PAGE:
Jamieson-Fausset-Brown Bible Commentary
The word of the LORD that came unto Hosea, the son of Beeri, in the days of Uzziah, Jotham, Ahaz, and Hezekiah, kings of Judah, and in the days of Jeroboam the son of Joash, king of Israel.
THE BOOK OF HOSEA Commentary by A. R. Faussett
The first of the twelve minor prophets in the order of the canon (called "minor," not as less in point of inspired authority, but simply in point of size). The twelve are first mentioned by Jesus, the son of Sirach (Ecclesiasticus 49:10). St. Stephen, in Ac 7:42 (in referring to Am 5:27), quotes them as forming one collective body of writings, "the book of the prophets." So Jerome and Melito, the first Greek father who has left us a catalogue of these books. The collection of the sacred books is by Jewish tradition attributed to the great synagogue of learned scribes formed by Ezra. Many think Nehemiah completed this collection by adding to the books already in the canon those of his own times. Malachi, the last in the series, probably aided him in determining with infallible authority what books were entitled to be ranked in the inspired canon. The chronological order differs from the canonical. Joel, about 810 B.C.; Jonah, about 810 B.C., or, as others, first, 862 B.C.; Amos, about 790 B.C.; Hosea, about 784 B.C. Hosea, the contemporary of Isaiah, Micah, and Amos, seems to have entered on his prophetical office in the last years of Jeroboam (contemporary in part with Uzziah), and to have ended it in the beginning of Hezekiah's reign, 722 B.C., that is, about sixty years in all, from 784 B.C. to 722 B.C. The prophets, however, were not uninterruptedly engaged in prophesying. Considerable intervals elapsed, though their office as divinely commissioned public teachers was never wholly laid aside. The Book of Hosea which we have constitutes only that portion of his public teachings which the Holy Spirit saw fit to preserve for the benefit of the Church. The cause of his being placed first of the twelve was, probably, the length, the vivid earnestness, and patriotism of his prophecies, as well as their closer resemblance to those of the greater prophets. His style is abrupt, sententious, and unrounded; the connecting particles are few; there are changes of person, and anomalies of gender, number, and construction. His name means Salvation. He was son of Beeri, of the tribe of Issachar, born in Beth-shemesh [Jerome]. His mention, in the inscription, of Uzziah, Jotham, Ahaz, and Hezekiah, kings of Judah, is no proof that he belonged to Judah: for the prophets in Israel regarded its separation from Judah, civil as well as religious, as an apostasy from God, who promised the dominion of the theocracy to the line of David. Hence Elijah in Israel took twelve stones to represent Judah, as well as Israel (1Ki 18:31). Hence Hosea dates from Judah's kings, as well as from Jeroboam of Israel, though he belonged to Israel, with whose sins and fate his book is chiefly occupied. He, however, makes incidental references to Judah. His first prophecy foretells the overthrow of Jehu's house, fulfilled on the death of Jeroboam, Jehu's great-grandson (2Ki 15:12), in Zachariah, Jeroboam's son, the fourth and last from Jehu, conspired against by Shallum. This first prediction was doubtless in Jeroboam's life, as Zachariah, his son, was only suffered to reign six months; thus the inscription is verified that "the word of the Lord came unto him in the days of Jeroboam" (Ho 1:1). Again, in Ho 10:14, Shalmaneser's expedition against Israel is alluded to as past, that is, the first inroad against King Hoshea, who began to reign in the twelfth year of Ahaz; so that as Ahaz' whole reign was sixteen years, the prophecy seems to have been given about the beginning of Hezekiah's reign. Thus the inscription is confirmed that the exercise of his prophetical functions was of such a protracted duration.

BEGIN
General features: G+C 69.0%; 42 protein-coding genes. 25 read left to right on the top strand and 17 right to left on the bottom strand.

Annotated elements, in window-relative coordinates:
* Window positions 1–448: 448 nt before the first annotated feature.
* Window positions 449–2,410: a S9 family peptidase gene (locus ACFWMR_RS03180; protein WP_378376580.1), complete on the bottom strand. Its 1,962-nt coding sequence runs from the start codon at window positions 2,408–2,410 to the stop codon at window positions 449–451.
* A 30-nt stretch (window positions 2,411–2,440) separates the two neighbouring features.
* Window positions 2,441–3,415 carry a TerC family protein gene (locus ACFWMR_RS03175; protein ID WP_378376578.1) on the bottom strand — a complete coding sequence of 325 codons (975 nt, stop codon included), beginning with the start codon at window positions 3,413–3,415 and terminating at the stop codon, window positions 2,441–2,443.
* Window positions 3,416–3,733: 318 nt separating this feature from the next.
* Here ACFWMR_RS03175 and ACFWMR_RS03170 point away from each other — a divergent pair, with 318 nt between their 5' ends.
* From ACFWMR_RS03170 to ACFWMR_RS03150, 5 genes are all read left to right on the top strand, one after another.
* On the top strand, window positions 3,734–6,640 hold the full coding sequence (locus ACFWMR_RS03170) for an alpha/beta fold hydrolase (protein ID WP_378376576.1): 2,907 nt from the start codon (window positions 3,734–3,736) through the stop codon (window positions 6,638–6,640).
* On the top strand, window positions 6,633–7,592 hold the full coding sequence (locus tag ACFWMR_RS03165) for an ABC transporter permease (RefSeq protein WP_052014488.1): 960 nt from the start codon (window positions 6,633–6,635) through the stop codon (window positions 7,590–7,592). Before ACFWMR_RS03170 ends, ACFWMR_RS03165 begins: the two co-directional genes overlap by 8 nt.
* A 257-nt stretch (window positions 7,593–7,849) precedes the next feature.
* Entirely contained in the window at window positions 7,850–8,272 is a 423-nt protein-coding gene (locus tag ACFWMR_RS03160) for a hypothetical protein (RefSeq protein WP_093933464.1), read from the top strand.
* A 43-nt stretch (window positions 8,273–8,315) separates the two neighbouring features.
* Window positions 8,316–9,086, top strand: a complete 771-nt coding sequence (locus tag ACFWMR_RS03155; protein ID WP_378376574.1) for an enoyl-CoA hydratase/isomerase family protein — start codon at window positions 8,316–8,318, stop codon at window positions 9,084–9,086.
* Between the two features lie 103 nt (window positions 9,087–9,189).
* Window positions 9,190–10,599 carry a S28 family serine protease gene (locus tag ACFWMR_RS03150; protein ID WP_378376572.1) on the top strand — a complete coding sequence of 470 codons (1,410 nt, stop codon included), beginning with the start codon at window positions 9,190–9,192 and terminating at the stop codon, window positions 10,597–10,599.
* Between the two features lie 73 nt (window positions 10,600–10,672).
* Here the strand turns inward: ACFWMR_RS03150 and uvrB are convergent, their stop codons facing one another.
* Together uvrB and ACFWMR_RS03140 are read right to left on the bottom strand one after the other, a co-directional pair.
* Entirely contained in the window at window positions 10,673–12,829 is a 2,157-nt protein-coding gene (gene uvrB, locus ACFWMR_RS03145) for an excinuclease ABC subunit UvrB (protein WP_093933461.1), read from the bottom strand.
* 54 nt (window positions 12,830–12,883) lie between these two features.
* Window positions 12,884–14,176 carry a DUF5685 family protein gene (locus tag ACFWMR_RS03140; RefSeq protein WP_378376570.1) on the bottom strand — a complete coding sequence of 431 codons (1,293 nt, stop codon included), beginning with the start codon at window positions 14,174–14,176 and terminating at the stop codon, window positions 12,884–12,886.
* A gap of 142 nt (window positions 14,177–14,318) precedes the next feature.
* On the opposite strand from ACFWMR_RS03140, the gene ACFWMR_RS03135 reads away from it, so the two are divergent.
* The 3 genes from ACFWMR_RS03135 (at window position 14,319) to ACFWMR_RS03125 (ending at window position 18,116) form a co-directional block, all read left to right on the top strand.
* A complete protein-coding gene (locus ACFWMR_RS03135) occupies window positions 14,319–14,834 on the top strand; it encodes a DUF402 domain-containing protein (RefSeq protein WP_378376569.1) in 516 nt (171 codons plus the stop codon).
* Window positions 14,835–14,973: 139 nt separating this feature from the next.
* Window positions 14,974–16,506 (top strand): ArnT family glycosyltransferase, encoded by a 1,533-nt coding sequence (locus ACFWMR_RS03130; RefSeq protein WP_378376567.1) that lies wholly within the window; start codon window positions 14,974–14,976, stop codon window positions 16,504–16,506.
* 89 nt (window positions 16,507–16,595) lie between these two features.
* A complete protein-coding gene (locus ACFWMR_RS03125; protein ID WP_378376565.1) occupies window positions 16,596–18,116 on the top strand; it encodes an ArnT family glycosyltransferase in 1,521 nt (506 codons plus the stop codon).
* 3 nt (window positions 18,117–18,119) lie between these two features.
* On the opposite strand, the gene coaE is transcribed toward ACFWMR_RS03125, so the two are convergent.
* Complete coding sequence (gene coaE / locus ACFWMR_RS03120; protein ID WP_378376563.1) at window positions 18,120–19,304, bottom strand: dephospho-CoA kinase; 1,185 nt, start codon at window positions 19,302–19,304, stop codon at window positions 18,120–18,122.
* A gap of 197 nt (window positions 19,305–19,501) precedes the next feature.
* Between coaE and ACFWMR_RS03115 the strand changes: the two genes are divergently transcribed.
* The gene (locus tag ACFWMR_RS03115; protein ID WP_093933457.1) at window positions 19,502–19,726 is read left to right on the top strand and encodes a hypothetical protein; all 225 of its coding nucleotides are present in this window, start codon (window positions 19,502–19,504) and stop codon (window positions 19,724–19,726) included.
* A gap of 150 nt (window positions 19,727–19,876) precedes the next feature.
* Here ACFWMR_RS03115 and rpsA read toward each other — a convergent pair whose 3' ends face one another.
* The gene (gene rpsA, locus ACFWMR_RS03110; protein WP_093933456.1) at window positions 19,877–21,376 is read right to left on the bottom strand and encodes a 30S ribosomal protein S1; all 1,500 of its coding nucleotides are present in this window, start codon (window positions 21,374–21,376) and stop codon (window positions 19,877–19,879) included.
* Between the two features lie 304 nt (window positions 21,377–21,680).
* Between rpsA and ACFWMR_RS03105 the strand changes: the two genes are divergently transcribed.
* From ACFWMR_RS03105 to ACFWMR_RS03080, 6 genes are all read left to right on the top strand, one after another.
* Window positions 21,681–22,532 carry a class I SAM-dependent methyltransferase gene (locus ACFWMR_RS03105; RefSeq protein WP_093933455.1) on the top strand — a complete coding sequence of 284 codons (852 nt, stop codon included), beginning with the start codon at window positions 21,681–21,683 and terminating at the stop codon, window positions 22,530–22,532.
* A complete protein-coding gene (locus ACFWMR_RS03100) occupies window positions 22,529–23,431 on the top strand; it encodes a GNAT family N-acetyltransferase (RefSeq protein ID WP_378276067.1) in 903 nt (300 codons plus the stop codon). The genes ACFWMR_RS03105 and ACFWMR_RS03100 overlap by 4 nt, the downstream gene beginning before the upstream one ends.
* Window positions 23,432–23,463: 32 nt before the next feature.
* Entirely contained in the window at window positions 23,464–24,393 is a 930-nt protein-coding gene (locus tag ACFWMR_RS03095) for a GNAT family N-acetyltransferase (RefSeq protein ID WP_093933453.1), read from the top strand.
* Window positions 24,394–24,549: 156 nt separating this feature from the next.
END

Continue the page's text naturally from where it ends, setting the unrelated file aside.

Hosea (Ho 11:1) is quoted in Mt 2:15; also Ho 6:6 in Mt 9:13; 12:7; compare Ro 9:25, 26, quoting Ho 1:10; 2:1, 23; 1Co 15:55, quoting Ho 13:14; 1Pe 2:10, quoting Ho 1:9, 10; 2:23. Messianic references are not frequent; but the predictions of the future conversion of Israel to the Lord their God, and David their king, and of the fulfilment of the promise to Abraham that his spiritual seed should be as the sand of the sea (Ho 1:10; 3:5), clearly refer to the New Testament dispensation.
The first and third chapters are in prose, the rest of the book is rhythmical.
Ho 1:1-11. Inscription.
Spiritual whoredom of Israel set forth by symbolical acts; Gomer taken to wife at God's command: Jezreel, Lo-ruhamah, and Lo-Ammi, the children. Yet a promise of Judah and Israel's restoration.
1. The word of the Lord that came unto Hosea—See Introduction.
Jeroboam—the second; who died in the fifteenth year of Uzziah's forty-one years' reign. From his time forth all Israel's kings worshipped false gods: Zachariah (2Ki 15:9), Menahem (2Ki 15:18), Pekahiah (2Ki 15:24), Pekah (2Ki 15:28), Hoshea (2Ki 17:2). As Israel was most flourishing externally under Jeroboam II, who recovered the possessions seized on by Syria, Hosea's prophecy of its downfall at that time was the more striking as it could not have been foreseen by mere human sagacity. Jonah the prophet had promised success to Jeroboam II from God, not for the king's merit, but from God's mercy to Israel; so the coast of Israel was restored by Jeroboam II from the entering of Hamath to the sea of the plain (2Ki 14:23-27).
The beginning of the word of the LORD by Hosea. And the LORD said to Hosea, Go, take unto thee a wife of whoredoms and children of whoredoms: for the land hath committed great whoredom, departing from the LORD.
2. beginning—not of the prophet's predictions generally, but of those spoken by Hosea.
take … wife of whoredoms—not externally acted, but internally and in vision, as a pictorial illustration of Israel's unfaithfulness [Hengstenberg]. Compare Eze 16:8, 15, &c. Besides the loathsomeness of such a marriage, if an external act, it would require years for the birth of three children, which would weaken the symbol (compare Eze 4:4). Henderson objects that there is no hint of the transaction being fictitious: Gomer fell into lewdness after her union with Hosea, not before; for thus only she was a fit symbol of Israel, who lapsed into spiritual whoredom after the marriage contract with God on Sinai, and made even before at the call of the patriarchs of Israel. Gomer is called "a wife of whoredoms," anticipatively.